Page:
Colleagues across campus mourn the loss of Scott Burns, 52, who died suddenly yesterday morning.
He will be remembered for his astute leadership, warmth and love for his family.
"Scott was simply and purely a good man who loved this university and worked tirelessly to support every part of the institution," said Sally Roush, vice president of Business and Financial Affairs. "He was smart and thoughtful and funny and wise. His contributions to the university were extraordinary. There are no words to express how much we will miss him."
Burns is survived by his wife, Catherine, and two daughters, Emily and Hannah.
“He loved his family so much and always had a big smile on his face because of them,” said Elvira McCalip, director of the SDSU Center for Human Resources. “He is such a special man and he will be missed by so many people. I feel privileged to call him a friend.”
Burns, associate vice president for financial operations, worked at SDSU since 1993 in various management positions within Business and Financial Affairs. He referred to himself as "two times an Aztec," having received two degrees from SDSU – a bachelor's degree in mechanical engineering in 1985 and a master’s degree in business administration in 1998.
He played a critical role at SDSU and leaves a personal imprint on many programs and events.
When His Holiness the 14th Dalai Lama visited SDSU in April, Burns gave concluding remarks to the standing-room only audience at Viejas Arena. When he walked off the dais, the Dalai Lama presented him a khata, a Tibetan scarf that symbolizes purity and compassion.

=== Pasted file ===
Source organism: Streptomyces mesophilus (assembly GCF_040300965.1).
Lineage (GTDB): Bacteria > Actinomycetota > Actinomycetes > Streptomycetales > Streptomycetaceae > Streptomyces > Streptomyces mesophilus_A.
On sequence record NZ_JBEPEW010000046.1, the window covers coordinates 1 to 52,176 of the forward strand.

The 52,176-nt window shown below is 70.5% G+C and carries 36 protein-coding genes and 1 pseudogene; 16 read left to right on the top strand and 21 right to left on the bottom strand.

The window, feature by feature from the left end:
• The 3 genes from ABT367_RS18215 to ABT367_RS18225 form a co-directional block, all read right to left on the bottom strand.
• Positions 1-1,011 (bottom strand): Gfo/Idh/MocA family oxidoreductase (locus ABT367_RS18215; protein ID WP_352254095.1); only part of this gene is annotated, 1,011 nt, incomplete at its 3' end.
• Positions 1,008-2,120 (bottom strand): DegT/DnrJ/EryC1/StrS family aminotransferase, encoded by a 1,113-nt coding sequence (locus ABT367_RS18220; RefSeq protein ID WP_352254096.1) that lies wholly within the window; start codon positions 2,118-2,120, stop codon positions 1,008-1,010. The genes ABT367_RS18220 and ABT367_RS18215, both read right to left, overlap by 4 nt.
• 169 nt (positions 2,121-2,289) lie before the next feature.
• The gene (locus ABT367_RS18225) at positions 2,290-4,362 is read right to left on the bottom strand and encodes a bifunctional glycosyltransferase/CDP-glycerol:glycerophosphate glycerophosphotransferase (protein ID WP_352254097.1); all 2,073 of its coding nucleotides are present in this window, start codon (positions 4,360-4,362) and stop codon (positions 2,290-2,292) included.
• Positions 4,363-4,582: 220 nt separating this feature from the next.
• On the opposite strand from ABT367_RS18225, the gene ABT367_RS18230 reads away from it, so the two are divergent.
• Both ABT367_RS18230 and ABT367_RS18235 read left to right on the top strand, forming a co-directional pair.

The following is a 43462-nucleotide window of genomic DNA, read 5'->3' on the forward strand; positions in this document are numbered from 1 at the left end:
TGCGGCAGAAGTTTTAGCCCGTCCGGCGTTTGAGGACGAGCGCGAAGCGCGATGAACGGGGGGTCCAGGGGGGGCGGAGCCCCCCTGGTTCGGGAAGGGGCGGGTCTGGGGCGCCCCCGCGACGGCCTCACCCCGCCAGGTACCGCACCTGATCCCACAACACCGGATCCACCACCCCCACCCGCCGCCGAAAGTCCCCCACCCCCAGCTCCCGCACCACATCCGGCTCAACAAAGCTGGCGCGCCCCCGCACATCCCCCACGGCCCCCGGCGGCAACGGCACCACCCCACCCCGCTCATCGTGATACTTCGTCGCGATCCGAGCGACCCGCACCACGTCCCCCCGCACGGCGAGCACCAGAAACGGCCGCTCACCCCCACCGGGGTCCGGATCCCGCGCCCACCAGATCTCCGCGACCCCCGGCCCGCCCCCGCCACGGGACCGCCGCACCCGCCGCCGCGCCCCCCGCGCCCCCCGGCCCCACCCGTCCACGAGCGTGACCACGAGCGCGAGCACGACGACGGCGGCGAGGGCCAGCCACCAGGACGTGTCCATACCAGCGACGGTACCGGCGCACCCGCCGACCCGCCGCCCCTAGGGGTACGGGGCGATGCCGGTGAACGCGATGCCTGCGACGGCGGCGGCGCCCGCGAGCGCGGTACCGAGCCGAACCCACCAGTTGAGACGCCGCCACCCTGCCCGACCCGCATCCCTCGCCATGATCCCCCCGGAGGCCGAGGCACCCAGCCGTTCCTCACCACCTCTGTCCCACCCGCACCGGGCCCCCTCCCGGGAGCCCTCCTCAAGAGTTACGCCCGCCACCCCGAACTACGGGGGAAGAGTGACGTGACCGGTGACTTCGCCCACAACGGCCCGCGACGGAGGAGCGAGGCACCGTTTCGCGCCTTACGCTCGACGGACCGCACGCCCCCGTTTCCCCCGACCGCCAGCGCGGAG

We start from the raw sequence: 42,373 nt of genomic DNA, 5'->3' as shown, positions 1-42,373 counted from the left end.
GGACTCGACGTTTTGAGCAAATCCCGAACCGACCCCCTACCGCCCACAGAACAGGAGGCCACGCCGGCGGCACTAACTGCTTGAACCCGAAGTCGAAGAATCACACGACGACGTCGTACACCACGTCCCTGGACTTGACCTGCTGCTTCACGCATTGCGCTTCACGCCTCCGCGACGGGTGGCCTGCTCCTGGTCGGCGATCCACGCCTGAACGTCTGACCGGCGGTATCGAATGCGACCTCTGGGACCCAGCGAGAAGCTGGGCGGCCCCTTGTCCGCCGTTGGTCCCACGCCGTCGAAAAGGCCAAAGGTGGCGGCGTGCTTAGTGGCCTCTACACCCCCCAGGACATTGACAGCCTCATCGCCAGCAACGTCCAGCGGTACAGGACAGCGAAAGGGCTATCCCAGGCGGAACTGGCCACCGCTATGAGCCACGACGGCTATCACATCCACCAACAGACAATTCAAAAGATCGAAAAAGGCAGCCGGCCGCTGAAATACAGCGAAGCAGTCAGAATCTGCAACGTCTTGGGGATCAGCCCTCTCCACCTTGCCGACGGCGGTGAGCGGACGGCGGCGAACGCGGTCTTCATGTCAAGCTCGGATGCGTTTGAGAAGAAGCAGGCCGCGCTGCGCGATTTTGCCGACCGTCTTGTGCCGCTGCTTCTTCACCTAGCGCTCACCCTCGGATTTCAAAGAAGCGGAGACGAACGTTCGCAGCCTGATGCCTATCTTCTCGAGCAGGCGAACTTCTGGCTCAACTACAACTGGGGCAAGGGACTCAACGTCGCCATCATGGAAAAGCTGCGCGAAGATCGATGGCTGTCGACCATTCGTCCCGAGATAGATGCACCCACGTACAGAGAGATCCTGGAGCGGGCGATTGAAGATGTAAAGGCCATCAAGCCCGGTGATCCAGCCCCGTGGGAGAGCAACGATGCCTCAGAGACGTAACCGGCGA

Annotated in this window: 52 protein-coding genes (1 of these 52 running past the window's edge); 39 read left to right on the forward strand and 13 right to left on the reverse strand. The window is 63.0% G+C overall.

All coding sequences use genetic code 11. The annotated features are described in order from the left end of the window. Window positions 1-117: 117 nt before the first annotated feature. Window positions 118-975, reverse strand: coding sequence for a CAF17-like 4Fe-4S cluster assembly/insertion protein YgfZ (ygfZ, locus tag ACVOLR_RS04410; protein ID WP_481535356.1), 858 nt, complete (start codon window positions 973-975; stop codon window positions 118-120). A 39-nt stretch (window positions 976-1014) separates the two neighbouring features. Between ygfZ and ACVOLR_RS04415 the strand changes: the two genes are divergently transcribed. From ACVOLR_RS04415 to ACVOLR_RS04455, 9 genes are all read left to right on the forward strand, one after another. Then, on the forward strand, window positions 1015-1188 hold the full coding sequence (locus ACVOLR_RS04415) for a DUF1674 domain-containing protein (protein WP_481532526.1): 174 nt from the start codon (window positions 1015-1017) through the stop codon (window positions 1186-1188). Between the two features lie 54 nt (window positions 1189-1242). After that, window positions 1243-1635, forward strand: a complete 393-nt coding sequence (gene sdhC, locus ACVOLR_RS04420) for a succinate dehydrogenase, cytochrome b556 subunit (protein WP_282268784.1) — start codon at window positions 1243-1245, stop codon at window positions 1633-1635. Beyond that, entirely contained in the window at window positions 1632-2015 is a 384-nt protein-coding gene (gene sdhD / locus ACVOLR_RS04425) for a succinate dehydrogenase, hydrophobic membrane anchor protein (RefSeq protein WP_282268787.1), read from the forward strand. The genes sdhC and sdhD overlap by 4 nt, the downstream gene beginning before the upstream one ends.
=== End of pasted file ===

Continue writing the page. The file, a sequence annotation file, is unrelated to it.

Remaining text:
“It was very special to witness, and I’m sure it was a memorable experience for Scott,” said Melissa Henss, assistant director of presidential events, who worked closely with Burns in preparation for the Dalai Lama’s visit. “I would always walk away from my meetings with Scott feeling at ease because he was incredibly approachable and had such a warm way about him.”
With sensitivity and effectiveness, Burns guided efforts to honor three engineering professors who died tragically in 1996.
“Scott was passionate in the completion of the memorial,” said David Hayhurst, dean of the College of Engineering, about the three granite structures located in a tranquil terrace nestled between the Engineering and Life Sciences North buildings. “Alongside his loyalty to SDSU as an employer was a deep sense of pride for SDSU as his alma mater.”
Burns held leadership roles in several higher education professional organizations and is past president of the Pacific Coast Region of the Association of Higher Education Facility Officers.
He was frequently sought by universities and conference organizers across the country for presentations and expert consultations.
Prior to joining SDSU, Burns worked as a construction manager and design engineer in private industry and for the U.S. Navy.
Information about a campus memorial service will be posted here when it becomes available.